16 December 2008

David vs. Goliath, Mice vs. Albatross

Tristan Albatross (Diomedea dabbenena), Critically Endangered

According to Scientists from The Royal Society for the Protection of Birds (RSPB), the Critically Endangered Tristan Albatross has suffered its worst ever breeding season. Out of 1764 chicks counted in January, only 246 survived to fledge.

Tristan Albatrosses, which breed only on British-owned Gough Island in the South Atlantic, are being decimate by mice. According to Richard Cuthbert, an RSPB scientist, mice have been known to prey on the birds for a long time. Previously, the birds were threatened by introduced and non-native rats, pigs, dogs, and cats. Once these predators were removed, the mice population expanded.

The mice, originally introduced in the 18th or 19th century by sealers, are now three times larger than their mainland brethren, and have adapted to be carnivorous--subsisting on young birds and eggs rather than seeds and insects. Even though the mice have become larger, they are still vastly outweighed by the albatross chicks. Why don't the albatrosses fight back? Although they do fight back against other types of prey, it seems that they are not able or do not know how to appropriately fend off the non-native mice. The mice often work together, attacking at night, quickly gnawing through the nest and straight into the chicks body.

With such low numbers of surviving chicks, Tristan Albatrosses are very close to the brink of extinction. Relatively slow breeders, pairs only nest every other year, producing a single chick each time. Adults are further threatened by the long-line fishery. Fishing boats towing miles of fishing line, with thousands of hooks baited with squid or fish, often attract Albatrosses, who attempt to snag the bait and become entangled or hooked and drown.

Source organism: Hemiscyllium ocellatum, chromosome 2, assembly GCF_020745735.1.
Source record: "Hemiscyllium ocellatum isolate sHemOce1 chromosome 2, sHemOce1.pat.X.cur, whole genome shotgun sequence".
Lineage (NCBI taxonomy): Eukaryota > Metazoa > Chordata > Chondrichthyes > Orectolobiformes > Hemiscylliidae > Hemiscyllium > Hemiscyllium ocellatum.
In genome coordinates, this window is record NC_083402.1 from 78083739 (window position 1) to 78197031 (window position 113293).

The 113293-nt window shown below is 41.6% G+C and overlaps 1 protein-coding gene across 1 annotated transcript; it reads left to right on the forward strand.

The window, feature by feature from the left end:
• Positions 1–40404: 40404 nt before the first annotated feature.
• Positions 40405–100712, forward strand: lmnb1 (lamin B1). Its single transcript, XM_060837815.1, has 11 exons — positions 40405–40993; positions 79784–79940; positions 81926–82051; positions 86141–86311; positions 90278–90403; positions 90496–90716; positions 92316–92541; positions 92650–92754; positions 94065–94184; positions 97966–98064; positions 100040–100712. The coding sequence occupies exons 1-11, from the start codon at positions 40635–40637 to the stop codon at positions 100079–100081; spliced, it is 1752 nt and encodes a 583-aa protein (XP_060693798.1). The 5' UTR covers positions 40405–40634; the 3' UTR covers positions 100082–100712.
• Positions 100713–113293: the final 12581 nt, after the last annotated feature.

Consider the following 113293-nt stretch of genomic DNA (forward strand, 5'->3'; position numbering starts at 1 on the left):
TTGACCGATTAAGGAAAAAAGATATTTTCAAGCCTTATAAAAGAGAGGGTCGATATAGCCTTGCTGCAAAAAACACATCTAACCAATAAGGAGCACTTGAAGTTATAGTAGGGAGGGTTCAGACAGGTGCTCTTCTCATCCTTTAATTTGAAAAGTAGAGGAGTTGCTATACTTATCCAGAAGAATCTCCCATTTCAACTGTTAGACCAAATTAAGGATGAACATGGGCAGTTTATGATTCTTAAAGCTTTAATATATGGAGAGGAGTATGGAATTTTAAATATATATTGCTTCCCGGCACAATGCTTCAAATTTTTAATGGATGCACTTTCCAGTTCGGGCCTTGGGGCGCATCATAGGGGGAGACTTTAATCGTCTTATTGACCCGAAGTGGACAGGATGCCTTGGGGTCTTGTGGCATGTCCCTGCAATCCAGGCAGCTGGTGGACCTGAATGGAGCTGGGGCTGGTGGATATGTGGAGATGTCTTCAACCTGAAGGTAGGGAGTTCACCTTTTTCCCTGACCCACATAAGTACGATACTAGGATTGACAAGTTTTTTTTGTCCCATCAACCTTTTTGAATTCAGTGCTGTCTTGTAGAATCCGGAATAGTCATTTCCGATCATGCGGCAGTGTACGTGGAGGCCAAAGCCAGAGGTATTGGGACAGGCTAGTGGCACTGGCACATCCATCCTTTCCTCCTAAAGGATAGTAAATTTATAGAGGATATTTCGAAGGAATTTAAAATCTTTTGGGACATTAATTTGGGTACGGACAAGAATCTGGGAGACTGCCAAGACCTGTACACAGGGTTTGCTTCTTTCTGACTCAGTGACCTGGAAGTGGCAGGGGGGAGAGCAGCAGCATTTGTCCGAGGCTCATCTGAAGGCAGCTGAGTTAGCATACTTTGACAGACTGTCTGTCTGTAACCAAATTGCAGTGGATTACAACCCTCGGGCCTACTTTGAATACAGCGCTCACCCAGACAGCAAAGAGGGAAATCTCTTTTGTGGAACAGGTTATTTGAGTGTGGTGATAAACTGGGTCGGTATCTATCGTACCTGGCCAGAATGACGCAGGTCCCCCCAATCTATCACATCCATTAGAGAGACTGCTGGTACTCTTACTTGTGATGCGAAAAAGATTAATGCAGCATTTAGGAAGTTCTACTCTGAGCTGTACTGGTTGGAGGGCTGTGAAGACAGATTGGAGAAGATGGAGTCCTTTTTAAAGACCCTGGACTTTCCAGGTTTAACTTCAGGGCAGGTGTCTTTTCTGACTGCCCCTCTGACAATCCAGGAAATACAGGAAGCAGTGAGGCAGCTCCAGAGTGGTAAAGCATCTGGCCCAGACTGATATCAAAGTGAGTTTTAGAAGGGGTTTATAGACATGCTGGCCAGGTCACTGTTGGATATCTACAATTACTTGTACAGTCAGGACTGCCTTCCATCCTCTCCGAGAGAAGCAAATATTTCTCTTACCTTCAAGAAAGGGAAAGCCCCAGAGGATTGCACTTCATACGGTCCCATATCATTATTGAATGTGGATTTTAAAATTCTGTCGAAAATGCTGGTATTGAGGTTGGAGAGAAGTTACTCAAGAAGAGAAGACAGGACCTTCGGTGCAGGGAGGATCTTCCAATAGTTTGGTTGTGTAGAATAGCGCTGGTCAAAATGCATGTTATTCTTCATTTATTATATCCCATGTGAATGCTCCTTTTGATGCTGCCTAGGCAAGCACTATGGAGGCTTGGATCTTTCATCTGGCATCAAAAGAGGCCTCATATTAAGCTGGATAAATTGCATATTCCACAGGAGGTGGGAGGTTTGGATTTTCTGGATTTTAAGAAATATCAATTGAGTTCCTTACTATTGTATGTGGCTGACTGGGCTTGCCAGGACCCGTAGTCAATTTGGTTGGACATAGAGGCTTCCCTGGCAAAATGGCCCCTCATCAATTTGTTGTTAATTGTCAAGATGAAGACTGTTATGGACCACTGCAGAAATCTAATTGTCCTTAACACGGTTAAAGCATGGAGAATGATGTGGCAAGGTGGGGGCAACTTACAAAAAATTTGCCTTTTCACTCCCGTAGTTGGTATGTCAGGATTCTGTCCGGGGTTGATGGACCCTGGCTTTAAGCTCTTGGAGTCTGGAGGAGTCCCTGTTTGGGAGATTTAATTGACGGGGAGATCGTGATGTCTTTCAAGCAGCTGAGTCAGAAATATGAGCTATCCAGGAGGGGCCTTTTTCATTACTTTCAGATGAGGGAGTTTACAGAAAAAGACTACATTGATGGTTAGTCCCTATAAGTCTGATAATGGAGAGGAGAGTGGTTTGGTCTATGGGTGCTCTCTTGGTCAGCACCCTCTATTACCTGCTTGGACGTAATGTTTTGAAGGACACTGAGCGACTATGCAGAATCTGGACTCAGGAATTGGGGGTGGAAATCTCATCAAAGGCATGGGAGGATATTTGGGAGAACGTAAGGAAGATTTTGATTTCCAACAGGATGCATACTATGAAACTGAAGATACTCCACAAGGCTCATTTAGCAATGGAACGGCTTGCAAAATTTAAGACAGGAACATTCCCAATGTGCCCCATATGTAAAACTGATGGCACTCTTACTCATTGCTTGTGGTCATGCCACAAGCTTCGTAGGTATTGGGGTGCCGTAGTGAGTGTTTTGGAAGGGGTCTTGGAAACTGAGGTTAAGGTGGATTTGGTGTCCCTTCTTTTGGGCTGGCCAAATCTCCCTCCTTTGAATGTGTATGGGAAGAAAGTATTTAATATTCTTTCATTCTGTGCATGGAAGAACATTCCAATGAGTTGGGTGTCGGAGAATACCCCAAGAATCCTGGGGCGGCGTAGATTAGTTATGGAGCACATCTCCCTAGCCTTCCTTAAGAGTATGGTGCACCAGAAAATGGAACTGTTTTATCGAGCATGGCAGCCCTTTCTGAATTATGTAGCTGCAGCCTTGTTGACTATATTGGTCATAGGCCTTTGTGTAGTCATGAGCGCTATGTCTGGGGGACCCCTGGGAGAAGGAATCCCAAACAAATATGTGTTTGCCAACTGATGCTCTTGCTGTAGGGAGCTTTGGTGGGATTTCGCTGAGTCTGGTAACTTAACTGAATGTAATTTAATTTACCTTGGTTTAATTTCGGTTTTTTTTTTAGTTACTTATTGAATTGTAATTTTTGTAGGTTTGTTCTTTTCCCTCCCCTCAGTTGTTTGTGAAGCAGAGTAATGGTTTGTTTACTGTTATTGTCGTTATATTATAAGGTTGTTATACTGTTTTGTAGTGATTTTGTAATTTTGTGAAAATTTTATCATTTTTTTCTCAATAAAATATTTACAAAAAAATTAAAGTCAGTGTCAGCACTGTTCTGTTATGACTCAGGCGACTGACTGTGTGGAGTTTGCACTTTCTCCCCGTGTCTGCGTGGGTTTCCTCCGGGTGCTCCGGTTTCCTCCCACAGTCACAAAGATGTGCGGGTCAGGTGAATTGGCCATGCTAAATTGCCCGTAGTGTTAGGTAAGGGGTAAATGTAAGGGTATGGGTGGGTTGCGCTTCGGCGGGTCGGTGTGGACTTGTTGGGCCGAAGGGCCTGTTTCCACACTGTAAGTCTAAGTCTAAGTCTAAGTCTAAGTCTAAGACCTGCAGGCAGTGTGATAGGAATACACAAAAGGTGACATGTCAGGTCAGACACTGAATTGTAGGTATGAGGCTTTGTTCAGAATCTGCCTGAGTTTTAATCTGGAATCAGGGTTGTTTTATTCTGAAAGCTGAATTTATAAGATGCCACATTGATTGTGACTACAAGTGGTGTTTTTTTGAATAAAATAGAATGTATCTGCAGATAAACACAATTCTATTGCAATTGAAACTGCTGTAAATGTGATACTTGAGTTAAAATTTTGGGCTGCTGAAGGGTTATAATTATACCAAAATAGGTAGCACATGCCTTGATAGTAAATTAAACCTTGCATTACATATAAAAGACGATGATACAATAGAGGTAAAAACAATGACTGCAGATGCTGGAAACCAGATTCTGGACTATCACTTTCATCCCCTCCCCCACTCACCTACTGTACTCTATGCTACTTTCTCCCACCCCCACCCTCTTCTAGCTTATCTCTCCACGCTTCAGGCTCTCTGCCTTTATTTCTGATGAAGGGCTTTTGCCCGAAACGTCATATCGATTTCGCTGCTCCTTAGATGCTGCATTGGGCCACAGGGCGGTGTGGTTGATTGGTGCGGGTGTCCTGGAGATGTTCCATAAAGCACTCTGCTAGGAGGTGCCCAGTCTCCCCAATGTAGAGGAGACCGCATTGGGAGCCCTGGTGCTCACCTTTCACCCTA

"Tristan Albatross is being hit by a double whammy. The chicks are predated by mice and the adults and juveniles are being killed by longline fishing vessels," said John Croxall, chair of BirdLife's Global Seabird Programme. "Unsustainable numbers are being killed on land and at sea. Without major conservation efforts, the Tristan Albatross will become extinct."

Is there any hope? Some. In New Zealand, similar situations with rats have been successfully dealt with by dropping rat poison from helicopters. The RSPB has done preliminary studies indicating that a similar solution would solve the mice problem on Gough Island, and is encouraging the British government to come up with the needed funds.

You can help. Get involved with the Save the Albatrosses Campaign.

Donate to Bird Life International's Preventing Extinctions Program.

If you live in the UK, you can contact your representatives and ask them to support funding for wildlife in the UK Overseas Territories.

You can also donate to Sea Shepherd Conservation Society, which works against the illegal use of long line fishing.

02 December 2008

Baby Goliaths Can't Hide

Goliath Grouper (Epinephelus itajara), Critically Endangered

The Critically Endangered Goliath Grouper is the largest grouper in the Atlantic, growing more than 2 meters (6 feet) long, weighing more than 450 kg (1000 lbs), and living up to 40 years. Recently, the Ocean Research & Conservation Association (ORCA) used an underwater acoustic camera system (similar to the sonar dolphins or bats use) to visualize baby Goliaths among the murky waters of mangrove roots. Baby Goliaths, up to 1 meter long, spend the first 5-6 years of their lives, almost exclusively in and amongst the waters around mangroves.

Conservation action began in 1990 when the US placed a moratorium on fishing, and the Caribbean did the same in 1993. Though the population has increased it will take many years for numbers to recover to previous levels. Additionally, in some areas, fishing continues despite the bans. It is sometimes difficult to accurately assess the recovery of the species, in part because of the inability to visualize Baby Goliath numbers in murky and cloudy waters. The new camera system used by ORCA should alleviate this problem, and make surveys of Goliath populations easier.

Read an article here.

Donate to Ocean Futures, an Ocean Conservation that has worked to conserve the Goliath Grouper in the past.